medication and simple treatments, and personal assistance
such as help getting up and going to bed.
In addition to defining personal care and nursing care, the
Scottish legislation distinguishes nonpersonal care such as
housing support services and “hotel” costs in care homes. The
distinction means that accommodation and living costs are considered expenses of daily living and the responsibility of the
individual, regardless of his or her disability (with the exception
of those with insufficient funds, as determined by a means test).
To qualify as long-term care, the inability to perform certain ADLs or IADLs must also be expected to continue for some
period of time. According to researcher Kathleen King of the
National Academy of Social Insurance, care must be necessary
for at least three months to be considered long-term care. There
also may be a minimum amount of care required per day or per
week. In Germany, for example, at least 90 minutes of assistance
per day is necessary to qualify as long-term care. In Japan, by
contrast, a minimal benefit may be available to people who need
as little as 29 minutes of daily care.
None of these definitions
include mental illness or Alzheim-er’s disease and other forms of
dementia. People suffering from
mental illness may require long-term care even though they may
be physically capable of performing ADLs and IADLs.
Those countries that offer long-term care coverage through
social insurance vary in how limitations on ADLs and IADLs,
alone or in conjunction with mental or neurological illness, are
used to define disability for the purpose of qualifying for long-term care. The Japanese social insurance system, for instance,
uses a 79-item questionnaire of physical and mental status to
calculate to which of seven levels of long-term care an applicant
is entitled. Some countries provide long-term care regardless of
age, as is the case in Germany, while others limit it to certain age
groups—in Japan, those aged 65 and older. (Japanese aged 40
to 64 are covered only if they suffer from age-related diseases,
such as dementia.)
The costs of that long-term care can be staggering. In 2004,
according to an Urban Institute study, the daily average private
pay rate for a semi-private room in the United States was $169—
or about $61,700 per year—and the typical user of paid services
who received 60 hours of paid care per month had annual home
care costs totaling more than $14,000.
That same study determined that women 70 or older who
enter nursing homes forfeit approximately $40,000, or more
than one-third of the wealth they typically hold if they are married. Single older women forfeit $20,000, or approximately 60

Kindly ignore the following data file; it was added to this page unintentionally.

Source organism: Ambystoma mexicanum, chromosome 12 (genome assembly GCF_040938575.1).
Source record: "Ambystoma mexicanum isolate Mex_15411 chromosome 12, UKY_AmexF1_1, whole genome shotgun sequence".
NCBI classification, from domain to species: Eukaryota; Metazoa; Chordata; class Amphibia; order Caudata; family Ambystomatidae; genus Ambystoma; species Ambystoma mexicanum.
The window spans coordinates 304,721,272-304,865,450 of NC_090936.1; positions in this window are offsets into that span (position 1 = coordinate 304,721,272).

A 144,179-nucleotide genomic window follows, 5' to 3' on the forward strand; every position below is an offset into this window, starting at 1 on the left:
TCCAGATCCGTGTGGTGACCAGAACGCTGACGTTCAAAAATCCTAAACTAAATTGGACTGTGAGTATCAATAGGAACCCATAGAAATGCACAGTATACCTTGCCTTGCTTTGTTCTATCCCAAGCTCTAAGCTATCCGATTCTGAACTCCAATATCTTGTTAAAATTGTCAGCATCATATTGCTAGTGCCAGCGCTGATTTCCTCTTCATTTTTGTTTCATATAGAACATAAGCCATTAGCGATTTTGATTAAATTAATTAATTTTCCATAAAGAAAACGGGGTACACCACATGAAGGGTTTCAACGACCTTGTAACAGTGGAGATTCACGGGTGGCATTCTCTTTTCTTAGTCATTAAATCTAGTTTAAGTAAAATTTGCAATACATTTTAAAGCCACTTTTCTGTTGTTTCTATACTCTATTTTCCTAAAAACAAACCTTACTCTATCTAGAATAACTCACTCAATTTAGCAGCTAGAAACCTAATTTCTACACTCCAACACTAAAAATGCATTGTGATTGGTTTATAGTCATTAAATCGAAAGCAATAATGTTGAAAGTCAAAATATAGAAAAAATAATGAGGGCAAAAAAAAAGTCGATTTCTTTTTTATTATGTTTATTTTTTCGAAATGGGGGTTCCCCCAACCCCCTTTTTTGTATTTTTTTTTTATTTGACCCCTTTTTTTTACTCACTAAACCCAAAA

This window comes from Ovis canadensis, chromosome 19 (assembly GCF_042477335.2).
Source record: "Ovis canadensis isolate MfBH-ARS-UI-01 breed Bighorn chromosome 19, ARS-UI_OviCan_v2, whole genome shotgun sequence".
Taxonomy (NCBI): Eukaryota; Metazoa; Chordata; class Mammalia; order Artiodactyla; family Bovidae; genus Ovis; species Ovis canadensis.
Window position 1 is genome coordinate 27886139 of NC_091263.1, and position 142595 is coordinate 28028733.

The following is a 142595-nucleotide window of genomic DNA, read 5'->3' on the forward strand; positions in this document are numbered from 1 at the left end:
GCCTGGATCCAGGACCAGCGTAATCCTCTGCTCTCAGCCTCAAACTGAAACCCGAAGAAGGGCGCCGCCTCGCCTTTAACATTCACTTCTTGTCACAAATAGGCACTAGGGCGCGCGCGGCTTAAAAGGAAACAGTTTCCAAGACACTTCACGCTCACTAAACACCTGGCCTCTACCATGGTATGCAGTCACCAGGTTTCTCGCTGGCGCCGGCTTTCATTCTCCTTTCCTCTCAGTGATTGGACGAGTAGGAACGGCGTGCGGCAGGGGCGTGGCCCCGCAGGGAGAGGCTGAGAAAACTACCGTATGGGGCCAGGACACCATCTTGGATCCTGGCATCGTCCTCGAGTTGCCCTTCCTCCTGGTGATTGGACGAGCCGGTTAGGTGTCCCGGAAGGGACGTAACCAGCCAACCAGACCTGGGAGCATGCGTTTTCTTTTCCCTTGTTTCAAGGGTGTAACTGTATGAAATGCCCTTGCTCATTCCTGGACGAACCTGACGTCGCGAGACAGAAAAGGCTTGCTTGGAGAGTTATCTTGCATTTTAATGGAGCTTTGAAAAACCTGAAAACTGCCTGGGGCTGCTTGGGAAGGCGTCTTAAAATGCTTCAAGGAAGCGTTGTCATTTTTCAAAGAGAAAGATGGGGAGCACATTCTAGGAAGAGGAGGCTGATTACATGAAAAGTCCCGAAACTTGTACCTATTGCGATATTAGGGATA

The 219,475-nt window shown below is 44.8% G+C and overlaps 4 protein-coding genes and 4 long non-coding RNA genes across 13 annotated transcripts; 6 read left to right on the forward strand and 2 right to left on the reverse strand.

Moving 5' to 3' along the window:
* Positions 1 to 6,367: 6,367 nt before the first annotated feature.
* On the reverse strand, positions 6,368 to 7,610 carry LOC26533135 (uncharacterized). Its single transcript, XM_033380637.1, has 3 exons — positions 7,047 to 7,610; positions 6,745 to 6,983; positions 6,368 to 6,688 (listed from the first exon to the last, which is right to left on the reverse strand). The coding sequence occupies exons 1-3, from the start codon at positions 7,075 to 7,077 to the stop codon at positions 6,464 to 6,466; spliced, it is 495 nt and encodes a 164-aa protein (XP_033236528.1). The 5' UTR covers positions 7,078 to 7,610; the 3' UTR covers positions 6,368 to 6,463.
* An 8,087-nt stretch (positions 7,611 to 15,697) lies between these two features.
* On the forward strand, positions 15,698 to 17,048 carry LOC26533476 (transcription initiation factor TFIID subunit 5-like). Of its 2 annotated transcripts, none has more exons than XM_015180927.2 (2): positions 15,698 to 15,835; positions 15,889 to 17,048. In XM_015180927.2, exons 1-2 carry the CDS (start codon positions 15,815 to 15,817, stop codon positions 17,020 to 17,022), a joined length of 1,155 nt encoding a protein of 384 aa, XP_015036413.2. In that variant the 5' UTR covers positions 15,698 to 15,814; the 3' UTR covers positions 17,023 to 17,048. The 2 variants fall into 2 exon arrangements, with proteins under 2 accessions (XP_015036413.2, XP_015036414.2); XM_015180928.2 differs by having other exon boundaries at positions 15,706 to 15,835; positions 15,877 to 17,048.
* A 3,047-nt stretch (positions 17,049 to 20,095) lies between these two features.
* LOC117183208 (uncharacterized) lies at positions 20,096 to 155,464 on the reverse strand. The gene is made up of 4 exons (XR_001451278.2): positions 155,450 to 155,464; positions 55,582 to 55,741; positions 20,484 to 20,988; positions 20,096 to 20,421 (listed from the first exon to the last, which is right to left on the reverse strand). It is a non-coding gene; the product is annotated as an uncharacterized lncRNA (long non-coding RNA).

percent of median wealth.
There are several ways to address this problem by using
private insurance, social insurance, or some combination of
the two. But for any insurance to be financially successful, it
is essential that the premiums cover the cost of claims and all
expenses, including marketing, risk selection, policy issuance,
to know they present a greater risk because of their health history—enhancing the potential for adverse selection.
There are a number of established techniques for reducing
adverse selection, including:
■ ■ Determining the risk represented by the applicant’s health
history through underwriting and charging an adequate premium to cover the risk;
■ ■ Declining coverage if the risk is considered too great or impossible to price;
■ ■ Enrolling a broad range of risks, such as employees in the
■ ■ Marketing to ensure that a large percentage of the population
participates, thereby increasing the likelihood that favorable
as well as unfavorable risks are covered;
■ ■ Requiring that individuals be insured and have paid premiums for a certain period of time before they are eligible to
have claims reimbursed.
Since the objective is to receive adequate premiums to cover claims and expenses, a viable policy design, especially for
long-term care, might provide an indemnity schedule of cash
benefits for specified time periods. This method imposes a dollar limit with respect to any claim period and makes it easier to
relate expected claims to expected premiums.
Insurance can play a vital role in the
the role of Insurance
provision of long-term care for classic
reasons: The timing of the insured event
is unpredictable, and the losses, should
the event occur, are large enough to
make advance budgeting difficult.
Insurance can play a vital role in the provision of long-term care
for classic reasons: The timing of the insured event is unpredictable, and the losses, should the event occur, are large enough to
make advance budgeting difficult.
Weiwin Ng, a visiting scholar at the National Academy of Social Insurance, has estimated that 69 percent of Americans who
turned 65 in 2005 would need some long-term care before they
died. The average length of care needed would be three years,
with 20 percent requiring more than five years of long-term care.